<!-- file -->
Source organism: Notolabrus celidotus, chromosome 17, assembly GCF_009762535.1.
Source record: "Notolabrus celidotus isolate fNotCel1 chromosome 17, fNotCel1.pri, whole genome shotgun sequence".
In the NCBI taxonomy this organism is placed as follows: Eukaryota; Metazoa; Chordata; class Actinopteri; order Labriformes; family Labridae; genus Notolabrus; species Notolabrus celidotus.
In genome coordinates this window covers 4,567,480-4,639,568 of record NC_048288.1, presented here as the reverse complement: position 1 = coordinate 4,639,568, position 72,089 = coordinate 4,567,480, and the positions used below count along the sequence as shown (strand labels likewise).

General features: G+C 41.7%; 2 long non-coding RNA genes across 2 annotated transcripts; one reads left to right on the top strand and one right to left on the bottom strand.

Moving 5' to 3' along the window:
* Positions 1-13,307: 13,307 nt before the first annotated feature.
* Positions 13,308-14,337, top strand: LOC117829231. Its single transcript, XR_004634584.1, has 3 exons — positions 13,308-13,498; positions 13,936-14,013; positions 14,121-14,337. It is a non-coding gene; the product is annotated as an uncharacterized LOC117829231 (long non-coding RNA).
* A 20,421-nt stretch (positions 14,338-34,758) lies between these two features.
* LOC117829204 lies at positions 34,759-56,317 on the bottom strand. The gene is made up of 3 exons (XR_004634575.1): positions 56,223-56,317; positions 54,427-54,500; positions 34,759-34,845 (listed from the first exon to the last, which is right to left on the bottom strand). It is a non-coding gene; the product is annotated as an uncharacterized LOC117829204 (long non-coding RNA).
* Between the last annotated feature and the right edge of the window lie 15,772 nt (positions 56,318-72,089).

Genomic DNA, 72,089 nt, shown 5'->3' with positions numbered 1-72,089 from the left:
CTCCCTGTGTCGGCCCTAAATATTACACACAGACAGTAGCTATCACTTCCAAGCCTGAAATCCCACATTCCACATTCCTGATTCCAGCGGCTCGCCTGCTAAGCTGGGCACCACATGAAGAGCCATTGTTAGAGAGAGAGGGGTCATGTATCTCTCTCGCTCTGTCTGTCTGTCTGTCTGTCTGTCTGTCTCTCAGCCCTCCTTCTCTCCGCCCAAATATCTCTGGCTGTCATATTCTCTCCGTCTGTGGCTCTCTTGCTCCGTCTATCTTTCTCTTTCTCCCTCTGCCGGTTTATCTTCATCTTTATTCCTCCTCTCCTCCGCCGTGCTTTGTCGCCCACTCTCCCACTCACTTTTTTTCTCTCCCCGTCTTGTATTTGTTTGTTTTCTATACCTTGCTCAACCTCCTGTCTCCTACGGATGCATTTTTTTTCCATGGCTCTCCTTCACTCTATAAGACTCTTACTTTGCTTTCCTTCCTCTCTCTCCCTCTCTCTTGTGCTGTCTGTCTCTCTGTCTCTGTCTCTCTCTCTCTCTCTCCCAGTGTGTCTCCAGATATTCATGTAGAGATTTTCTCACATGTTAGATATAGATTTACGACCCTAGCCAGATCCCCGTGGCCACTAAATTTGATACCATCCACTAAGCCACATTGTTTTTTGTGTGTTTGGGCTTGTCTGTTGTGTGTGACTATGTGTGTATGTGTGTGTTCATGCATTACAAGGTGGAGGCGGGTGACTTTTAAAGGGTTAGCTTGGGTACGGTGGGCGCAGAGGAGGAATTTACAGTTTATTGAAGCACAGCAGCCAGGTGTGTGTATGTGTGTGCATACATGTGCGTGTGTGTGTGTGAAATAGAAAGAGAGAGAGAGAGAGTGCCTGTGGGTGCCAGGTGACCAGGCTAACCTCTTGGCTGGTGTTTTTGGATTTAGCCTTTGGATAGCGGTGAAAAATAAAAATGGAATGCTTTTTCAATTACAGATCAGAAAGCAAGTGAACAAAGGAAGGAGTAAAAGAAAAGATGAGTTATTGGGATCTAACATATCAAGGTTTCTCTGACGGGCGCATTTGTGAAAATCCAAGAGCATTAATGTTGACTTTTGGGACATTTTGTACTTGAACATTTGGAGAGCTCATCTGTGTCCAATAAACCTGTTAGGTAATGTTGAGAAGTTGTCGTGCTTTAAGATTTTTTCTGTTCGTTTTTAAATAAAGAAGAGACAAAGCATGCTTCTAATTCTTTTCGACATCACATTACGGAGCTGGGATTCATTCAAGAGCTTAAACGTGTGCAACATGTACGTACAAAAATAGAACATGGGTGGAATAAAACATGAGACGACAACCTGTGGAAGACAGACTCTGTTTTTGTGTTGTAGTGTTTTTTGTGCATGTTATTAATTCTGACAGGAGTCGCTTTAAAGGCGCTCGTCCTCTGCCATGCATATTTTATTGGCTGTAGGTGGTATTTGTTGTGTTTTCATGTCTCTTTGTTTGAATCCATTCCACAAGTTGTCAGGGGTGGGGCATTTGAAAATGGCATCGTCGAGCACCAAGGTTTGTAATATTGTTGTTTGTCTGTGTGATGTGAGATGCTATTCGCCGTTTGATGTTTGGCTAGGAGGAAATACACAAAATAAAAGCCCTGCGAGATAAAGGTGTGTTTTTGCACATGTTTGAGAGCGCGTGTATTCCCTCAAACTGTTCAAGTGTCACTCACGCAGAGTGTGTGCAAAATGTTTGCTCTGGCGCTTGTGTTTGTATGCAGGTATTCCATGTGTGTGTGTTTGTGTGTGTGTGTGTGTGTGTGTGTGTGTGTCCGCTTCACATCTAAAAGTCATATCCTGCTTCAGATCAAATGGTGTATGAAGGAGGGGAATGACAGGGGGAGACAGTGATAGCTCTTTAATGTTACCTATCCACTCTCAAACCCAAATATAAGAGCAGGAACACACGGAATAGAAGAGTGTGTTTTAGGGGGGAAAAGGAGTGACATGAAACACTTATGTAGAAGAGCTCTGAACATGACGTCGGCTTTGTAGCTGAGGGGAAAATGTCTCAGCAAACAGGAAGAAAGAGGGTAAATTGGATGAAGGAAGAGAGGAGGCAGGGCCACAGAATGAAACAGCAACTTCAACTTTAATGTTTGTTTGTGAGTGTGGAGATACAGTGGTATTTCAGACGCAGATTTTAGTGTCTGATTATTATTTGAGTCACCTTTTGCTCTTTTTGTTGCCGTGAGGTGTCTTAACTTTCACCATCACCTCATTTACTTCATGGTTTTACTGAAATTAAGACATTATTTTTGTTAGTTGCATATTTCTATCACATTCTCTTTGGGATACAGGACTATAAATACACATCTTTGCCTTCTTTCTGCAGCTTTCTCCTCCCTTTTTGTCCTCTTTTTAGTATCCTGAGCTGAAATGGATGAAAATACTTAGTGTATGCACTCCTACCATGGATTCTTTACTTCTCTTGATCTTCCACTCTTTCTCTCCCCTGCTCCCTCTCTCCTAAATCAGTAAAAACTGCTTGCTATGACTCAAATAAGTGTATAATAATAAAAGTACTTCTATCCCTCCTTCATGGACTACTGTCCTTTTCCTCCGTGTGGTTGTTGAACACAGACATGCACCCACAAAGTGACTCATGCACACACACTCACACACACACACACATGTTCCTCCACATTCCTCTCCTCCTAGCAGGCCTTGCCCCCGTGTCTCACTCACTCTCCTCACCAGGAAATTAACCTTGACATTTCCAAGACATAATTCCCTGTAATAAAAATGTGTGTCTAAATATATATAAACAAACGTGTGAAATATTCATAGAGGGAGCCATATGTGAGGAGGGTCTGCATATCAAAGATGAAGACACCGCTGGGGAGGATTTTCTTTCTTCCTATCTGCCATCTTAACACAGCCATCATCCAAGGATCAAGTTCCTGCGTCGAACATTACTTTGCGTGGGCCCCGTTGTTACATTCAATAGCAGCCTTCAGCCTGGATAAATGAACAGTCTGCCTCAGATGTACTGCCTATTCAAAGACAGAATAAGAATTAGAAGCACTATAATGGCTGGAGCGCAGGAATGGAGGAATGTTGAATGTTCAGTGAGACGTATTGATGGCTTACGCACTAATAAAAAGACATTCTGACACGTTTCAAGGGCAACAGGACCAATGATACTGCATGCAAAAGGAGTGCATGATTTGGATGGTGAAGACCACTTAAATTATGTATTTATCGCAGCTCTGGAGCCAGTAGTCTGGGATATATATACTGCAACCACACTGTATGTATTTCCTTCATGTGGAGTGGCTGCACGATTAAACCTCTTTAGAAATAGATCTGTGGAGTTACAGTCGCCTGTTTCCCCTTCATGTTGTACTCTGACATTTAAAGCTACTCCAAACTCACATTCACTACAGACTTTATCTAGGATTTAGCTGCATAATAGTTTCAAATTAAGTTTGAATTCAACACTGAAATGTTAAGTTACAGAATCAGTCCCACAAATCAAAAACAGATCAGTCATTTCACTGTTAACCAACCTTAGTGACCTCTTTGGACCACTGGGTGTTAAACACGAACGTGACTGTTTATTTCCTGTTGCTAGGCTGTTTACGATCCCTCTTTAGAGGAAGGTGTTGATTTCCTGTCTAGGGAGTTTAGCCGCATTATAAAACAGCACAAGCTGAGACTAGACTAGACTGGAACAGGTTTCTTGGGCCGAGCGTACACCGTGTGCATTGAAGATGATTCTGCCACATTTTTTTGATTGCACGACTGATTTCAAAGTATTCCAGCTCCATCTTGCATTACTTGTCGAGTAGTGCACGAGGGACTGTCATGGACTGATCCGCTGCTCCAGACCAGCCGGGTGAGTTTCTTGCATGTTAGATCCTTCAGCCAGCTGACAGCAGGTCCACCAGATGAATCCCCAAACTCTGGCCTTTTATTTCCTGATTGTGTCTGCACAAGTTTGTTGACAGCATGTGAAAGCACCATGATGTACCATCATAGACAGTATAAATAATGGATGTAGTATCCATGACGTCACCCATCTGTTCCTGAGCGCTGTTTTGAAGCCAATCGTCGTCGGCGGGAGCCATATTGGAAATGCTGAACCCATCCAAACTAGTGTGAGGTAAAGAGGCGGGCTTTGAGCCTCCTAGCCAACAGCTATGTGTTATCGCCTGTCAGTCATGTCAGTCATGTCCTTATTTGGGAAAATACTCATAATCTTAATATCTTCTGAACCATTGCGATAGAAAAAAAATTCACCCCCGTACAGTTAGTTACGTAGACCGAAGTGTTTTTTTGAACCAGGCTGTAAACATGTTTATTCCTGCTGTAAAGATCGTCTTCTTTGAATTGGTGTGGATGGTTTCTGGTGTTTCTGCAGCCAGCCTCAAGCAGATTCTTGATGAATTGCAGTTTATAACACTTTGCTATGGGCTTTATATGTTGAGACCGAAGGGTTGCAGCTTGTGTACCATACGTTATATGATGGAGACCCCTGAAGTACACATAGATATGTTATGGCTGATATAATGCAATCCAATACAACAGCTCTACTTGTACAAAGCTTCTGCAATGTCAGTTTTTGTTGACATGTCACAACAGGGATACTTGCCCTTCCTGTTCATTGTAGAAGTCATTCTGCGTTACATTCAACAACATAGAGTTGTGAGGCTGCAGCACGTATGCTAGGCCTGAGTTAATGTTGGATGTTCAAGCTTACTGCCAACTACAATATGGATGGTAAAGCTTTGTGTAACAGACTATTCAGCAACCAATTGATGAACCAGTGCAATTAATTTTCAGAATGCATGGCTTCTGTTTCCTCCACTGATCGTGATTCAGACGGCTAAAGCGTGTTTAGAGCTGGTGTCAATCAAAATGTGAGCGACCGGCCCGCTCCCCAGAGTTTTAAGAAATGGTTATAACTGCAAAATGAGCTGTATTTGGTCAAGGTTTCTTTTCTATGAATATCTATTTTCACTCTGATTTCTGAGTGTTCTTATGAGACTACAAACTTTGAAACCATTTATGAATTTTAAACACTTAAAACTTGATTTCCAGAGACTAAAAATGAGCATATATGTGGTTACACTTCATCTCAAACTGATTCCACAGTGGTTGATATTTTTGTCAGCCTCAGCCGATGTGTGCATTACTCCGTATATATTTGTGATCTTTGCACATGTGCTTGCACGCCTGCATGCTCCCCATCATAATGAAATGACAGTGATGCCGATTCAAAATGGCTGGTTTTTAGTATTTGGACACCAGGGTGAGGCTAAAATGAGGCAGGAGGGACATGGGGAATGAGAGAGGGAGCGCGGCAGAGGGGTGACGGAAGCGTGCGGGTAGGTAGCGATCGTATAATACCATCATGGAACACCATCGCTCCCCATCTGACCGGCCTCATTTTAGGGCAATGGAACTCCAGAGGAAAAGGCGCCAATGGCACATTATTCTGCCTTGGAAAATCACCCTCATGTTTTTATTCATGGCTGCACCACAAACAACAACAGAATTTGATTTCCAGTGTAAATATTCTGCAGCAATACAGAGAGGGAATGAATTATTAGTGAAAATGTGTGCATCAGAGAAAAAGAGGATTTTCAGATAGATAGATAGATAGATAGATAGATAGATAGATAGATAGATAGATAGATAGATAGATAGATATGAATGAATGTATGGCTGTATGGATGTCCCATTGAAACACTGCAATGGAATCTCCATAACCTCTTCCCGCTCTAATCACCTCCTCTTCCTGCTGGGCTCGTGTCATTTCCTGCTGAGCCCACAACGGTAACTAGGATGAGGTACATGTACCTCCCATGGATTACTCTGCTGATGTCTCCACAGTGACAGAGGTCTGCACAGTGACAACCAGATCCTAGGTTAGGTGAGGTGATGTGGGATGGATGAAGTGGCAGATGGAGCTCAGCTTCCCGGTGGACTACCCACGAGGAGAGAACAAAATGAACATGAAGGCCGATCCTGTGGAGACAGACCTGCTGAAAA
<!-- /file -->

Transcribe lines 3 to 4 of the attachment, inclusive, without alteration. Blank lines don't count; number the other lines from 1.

In the NCBI taxonomy this organism is placed as follows: Eukaryota; Metazoa; Chordata; class Actinopteri; order Labriformes; family Labridae; genus Notolabrus; species Notolabrus celidotus.
In genome coordinates this window covers 4,567,480-4,639,568 of record NC_048288.1, presented here as the reverse complement: position 1 = coordinate 4,639,568, position 72,089 = coordinate 4,567,480, and the positions used below count along the sequence as shown (strand labels likewise).